Addicted to Our Smart Phones

Posted: 18th June 2012

A couple of weeks ago I attended the Ergonomics and Human Factors 2012 conference in Blackpool to deliver a plenary lecture, but coming from a Human Factors background I also took an opportunity to learn some of the latest developments across the sector. Of all the things I picked up during those couple of days, none struck me more than a section of presentation given by Professor Patrick Jordan, a Design, Marketing and Brand Strategist.

We often joke about people being "addicted" to their smart phones and I certainly think I am, but we use the term "addicted" rather loosely. We don't really think a person has an addiction, it's usually just a throw-away comment between friends, a humorous jibe, when one of us seems to be using our phone too much. But is it?

Do you recall the Blackberry blackout last year, when the Blackberry phone, internet and messaging services were unavailable for 3 days across Europe, the Middle East and Africa. Do you remember the "Blackberry Crumble" headlines? For many of us, it was just a news item, but for Blackberry customers it was a huge inconvenience and a throwback to a time when emails couldn't be checked, messages sent and the internet browsed any and every minute we wished. Professor Jordan referred to the impact of those three days of Blackberry blackout on the incidences of road traffic deaths in the Unit Arab Emirates, where not only do they have some of the highest rates of road traffic accidents in the world but also where Blackberry has an unusually high 44% of the smart phone market.

For the three days of service outage, their accident statistics plummeted; there we're 20% fewer accidents reported in Dubai and a huge 40% fewer accidents in Abu Dhabi. This data has been put down to drivers not using their Blackberry's while driving during the blackout, which provides a stark insight into the level of danger posed from the distraction caused by using mobile devices while driving. You can read more about it here >>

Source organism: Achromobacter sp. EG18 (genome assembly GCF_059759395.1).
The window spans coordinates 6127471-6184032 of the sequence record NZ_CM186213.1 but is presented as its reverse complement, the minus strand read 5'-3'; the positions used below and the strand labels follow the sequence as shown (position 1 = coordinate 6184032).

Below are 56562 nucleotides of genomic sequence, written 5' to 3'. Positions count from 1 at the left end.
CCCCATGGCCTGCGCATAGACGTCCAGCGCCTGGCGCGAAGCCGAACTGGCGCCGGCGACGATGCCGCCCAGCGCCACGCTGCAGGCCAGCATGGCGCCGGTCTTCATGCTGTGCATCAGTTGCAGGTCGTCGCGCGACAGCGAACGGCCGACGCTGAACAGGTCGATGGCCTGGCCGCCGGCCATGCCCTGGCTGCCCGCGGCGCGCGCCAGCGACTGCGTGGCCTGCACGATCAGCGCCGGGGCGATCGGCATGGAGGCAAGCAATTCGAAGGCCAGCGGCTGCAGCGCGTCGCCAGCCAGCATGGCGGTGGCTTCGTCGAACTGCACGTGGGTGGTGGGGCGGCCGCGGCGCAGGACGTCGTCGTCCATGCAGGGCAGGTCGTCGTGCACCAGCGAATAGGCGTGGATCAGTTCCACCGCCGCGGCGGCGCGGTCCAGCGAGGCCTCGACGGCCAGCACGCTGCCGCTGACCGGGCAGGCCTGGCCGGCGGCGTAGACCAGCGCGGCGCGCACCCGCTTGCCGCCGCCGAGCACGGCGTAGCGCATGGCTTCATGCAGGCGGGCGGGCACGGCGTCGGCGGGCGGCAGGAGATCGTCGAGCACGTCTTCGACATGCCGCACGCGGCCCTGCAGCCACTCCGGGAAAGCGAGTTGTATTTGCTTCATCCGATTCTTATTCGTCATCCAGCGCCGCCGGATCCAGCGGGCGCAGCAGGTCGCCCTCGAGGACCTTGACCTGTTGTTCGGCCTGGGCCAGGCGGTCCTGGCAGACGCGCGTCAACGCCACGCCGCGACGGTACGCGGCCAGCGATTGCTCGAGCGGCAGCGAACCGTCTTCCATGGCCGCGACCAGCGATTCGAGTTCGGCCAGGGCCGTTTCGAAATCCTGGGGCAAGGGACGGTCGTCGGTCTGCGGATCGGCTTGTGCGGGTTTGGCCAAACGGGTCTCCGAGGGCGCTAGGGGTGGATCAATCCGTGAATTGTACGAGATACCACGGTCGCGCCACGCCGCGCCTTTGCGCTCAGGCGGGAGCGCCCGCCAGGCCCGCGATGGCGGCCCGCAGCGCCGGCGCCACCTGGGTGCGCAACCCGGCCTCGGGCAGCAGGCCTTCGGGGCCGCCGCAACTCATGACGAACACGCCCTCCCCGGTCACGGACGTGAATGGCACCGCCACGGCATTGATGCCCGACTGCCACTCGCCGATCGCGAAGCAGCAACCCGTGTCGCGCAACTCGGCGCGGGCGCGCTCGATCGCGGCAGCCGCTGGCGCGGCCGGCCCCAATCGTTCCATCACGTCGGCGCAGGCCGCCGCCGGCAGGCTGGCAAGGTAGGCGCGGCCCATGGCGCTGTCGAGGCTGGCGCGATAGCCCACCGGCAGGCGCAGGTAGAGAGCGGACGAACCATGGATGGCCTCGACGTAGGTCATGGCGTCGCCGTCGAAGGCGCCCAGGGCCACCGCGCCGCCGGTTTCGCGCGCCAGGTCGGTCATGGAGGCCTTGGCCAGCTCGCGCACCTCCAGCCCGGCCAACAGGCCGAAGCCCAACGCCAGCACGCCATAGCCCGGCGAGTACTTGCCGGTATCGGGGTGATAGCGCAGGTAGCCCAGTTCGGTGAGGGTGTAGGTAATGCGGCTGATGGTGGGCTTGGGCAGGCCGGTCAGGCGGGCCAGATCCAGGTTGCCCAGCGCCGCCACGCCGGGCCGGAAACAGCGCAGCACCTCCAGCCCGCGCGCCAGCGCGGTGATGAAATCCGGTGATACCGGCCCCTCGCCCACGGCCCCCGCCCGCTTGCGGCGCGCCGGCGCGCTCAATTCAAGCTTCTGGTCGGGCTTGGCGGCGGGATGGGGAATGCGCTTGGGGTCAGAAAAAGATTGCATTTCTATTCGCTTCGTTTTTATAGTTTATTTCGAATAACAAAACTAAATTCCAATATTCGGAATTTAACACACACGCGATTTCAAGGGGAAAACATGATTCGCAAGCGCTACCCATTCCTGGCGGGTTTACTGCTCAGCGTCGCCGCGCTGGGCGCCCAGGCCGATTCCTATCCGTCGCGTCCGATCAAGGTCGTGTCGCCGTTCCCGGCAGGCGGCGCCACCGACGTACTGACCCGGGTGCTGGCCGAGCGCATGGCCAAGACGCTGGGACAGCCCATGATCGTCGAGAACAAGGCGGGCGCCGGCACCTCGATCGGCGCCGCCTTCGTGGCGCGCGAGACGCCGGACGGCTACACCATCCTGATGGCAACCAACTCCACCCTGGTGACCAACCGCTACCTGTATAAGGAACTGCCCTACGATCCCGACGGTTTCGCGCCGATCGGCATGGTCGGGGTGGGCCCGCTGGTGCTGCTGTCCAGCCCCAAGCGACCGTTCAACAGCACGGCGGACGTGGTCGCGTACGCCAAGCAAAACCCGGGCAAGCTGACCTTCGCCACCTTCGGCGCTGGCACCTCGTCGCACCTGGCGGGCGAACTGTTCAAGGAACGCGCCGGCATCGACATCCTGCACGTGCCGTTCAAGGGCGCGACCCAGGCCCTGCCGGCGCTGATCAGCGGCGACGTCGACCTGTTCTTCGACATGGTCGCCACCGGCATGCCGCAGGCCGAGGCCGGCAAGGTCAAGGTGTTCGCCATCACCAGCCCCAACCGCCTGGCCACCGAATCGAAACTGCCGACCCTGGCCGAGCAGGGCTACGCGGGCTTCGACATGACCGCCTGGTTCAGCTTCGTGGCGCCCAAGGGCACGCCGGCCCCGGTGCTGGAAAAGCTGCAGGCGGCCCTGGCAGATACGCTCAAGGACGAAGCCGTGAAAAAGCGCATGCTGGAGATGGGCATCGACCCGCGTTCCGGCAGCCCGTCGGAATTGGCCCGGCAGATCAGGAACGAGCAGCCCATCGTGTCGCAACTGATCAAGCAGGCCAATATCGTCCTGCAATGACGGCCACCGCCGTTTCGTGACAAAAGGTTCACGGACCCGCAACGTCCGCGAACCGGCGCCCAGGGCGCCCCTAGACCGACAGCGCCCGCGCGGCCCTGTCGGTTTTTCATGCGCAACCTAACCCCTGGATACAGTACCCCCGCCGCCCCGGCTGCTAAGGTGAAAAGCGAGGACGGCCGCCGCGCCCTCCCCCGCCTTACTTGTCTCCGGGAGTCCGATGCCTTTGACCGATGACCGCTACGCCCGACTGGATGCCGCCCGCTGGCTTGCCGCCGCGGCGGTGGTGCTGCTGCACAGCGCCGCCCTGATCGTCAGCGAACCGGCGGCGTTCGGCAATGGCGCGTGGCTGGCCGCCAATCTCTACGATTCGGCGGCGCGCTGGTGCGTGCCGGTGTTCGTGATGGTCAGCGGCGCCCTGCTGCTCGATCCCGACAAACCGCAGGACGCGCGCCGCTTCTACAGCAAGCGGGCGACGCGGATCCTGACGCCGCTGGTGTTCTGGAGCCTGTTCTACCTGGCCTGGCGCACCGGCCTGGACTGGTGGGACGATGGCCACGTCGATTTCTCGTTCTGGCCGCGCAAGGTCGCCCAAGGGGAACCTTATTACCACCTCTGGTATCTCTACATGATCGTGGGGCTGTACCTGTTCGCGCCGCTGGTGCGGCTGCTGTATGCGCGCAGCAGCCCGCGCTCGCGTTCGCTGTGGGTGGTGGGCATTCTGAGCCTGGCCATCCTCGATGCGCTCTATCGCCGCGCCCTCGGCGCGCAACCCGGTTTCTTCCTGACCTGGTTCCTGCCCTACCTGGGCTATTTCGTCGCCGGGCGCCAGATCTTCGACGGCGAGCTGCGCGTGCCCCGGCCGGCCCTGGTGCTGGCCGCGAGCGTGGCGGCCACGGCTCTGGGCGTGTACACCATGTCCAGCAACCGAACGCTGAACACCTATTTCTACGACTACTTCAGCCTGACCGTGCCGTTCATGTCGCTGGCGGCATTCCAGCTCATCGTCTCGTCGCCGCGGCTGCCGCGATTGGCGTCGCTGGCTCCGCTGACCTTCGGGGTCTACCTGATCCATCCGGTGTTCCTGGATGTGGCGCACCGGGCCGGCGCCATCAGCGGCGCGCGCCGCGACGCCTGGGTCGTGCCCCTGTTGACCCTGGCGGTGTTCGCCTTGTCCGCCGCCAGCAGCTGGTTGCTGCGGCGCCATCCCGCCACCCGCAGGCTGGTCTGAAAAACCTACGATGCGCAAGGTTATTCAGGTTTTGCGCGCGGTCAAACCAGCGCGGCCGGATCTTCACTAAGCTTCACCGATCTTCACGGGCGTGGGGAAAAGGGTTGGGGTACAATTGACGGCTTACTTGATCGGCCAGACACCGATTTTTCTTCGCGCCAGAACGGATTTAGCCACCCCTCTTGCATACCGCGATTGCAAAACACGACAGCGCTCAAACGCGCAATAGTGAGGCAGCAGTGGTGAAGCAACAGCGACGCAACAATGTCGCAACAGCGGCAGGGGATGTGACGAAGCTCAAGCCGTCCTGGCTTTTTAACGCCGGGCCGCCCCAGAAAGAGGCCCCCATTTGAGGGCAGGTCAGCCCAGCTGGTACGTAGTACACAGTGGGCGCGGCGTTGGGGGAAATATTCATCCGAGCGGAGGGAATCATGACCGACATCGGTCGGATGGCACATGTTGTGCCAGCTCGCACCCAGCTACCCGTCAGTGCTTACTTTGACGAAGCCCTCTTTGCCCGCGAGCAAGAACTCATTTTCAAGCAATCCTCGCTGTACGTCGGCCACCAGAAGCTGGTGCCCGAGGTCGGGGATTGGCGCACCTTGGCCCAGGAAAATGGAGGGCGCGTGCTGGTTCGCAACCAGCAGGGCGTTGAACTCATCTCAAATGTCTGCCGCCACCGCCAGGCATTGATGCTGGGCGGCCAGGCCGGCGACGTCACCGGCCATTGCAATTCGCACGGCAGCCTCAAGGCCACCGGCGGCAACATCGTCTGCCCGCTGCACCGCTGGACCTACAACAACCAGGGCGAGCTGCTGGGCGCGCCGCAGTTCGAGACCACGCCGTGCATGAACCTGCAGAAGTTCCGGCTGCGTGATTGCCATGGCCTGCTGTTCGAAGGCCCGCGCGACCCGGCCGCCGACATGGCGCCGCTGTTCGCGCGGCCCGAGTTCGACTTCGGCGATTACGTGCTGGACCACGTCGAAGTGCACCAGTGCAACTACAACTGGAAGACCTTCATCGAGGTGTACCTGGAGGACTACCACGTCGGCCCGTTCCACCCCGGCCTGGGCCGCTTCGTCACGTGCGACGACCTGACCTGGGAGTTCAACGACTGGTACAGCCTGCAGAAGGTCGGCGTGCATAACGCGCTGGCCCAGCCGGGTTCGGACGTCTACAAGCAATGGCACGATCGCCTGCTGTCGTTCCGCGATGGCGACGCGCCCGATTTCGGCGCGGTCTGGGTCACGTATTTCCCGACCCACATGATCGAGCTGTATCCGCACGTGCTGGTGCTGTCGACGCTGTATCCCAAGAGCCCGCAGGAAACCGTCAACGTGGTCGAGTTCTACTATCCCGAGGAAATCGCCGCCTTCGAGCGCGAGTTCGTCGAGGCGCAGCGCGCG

So knowing that using mobile phones while driving is dangerous, why do so many people still do it? One of the main reasons is that it is a skill-based scenario. The campaigns tell us that the danger is down to a lack of ability to drive skillfully whist using a mobile device. We perceive ourselves individually to be skilled enough to operate in this way, despite the statistics and the outcomes of studies. In a 1981 study 93% of polled drivers in the USA said they belived they had better than average (50%) driving skill, which highlights this scenario beautifully. We also become increasingly immune to the threat because if we have driven and used a mobile device many times in the past, without incident, it reinforces to us that we will be ok.

But this still doesn't answer our initial question. Why do we still have this desire to check our phones all the time? You might think it would be easy to just put our phones in our bags for the duration of a journey and forget about it. But spot any person out and about with more than 30 seconds spare on their hands and you will likely see them on a smart phone, checking their emails, twitter, Facebook, the news, weather, or playing a couple of rounds of a game they have ongoing. What makes us feel so compelled to turn to our smart devices constantly?